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Kutebs have rich and variety of cultural activities displayed during relevant seasons and occasional festivals. The festivities are either for opening and closing farming seasons or for death and birth among others. The famous is that of opening and closing farming season: "The Kuchicheb" a thanks giving festival for good harvest. It comes up every 25th day of March. It is celebrated by first making a pilgrimage to Ussa hill to receive fire and a procession back to Takum amidst Dances (sae) such as Sae Iki, Sae Kwop, Sae Rika, sae Iwen, Sae Utarong/ Kutaron, Sae Kufa, Sae Ipwein, Sae Pippi, Sae Rifyain, Sae Kumburu.

The festival depicts Kutebs mode of pre-colonial dressing, respect for law and order as commanded by the ancestors and passed on by elders, Kukwen and the Ukwe. Its a show of farming and hunting tools: a mark of Kuteb industry, show of hospitality through lavish provision of food and drinks to Kutebs and quests, the love for education through the strong participation of the younger ones in the festival to receive words of wisdom from the Ukwe, etc. This festival attracts participants and spectators from near and afar.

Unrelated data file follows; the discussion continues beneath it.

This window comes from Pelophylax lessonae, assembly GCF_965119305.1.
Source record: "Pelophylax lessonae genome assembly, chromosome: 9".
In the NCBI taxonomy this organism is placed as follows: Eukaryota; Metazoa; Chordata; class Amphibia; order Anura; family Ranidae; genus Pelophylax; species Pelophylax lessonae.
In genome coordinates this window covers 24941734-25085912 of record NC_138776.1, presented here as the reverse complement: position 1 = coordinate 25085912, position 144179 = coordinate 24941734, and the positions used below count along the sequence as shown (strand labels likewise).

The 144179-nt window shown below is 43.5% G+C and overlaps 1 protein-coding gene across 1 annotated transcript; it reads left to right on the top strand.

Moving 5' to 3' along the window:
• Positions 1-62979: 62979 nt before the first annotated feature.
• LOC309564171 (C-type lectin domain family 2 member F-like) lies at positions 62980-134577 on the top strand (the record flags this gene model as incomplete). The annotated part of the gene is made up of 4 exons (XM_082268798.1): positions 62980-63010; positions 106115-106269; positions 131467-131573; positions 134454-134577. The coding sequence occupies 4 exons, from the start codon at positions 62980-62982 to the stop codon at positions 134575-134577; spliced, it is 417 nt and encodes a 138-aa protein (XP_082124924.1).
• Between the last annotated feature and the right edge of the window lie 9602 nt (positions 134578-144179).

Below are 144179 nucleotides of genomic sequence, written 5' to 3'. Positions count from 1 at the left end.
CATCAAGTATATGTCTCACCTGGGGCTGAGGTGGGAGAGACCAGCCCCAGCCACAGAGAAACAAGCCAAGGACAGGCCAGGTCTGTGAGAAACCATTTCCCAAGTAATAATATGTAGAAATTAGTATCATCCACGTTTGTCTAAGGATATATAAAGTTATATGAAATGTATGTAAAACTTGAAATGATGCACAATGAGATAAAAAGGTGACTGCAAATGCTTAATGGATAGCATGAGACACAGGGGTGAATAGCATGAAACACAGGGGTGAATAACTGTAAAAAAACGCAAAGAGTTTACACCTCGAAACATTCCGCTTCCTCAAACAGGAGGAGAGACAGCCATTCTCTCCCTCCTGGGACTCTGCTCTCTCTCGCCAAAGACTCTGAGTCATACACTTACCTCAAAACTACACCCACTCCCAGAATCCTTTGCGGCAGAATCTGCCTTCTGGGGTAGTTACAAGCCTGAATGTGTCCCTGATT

The rukwen is the Special property of the senior clan, Likam. The rukwen rite is performed twice yearly. This is done before farm preparation for crop production, and after harvest. It begins first at the fung(farm stead) followed by "surkwen" (clan hill) level ritual. At the sorkwen level all clan members attend it from near and far settlements. It is accompanied by Iki (masquerade) dances at village squares. The rule guiding this festivals is that no one prepares a new farm until the clan rites have been performed and no clan may perform these rites until Likam has first performed them and is to be attended by clans representatives to acquire new virtues before clan ceremonies. Therefore if there is drought the Kukwen performs the rites at Mbarikam hill . He spreads his blue robe which then is followed by heavy rain fall after the last persons in his company steps his feet on the base of the hill. And the rain do not touch them as the move back home.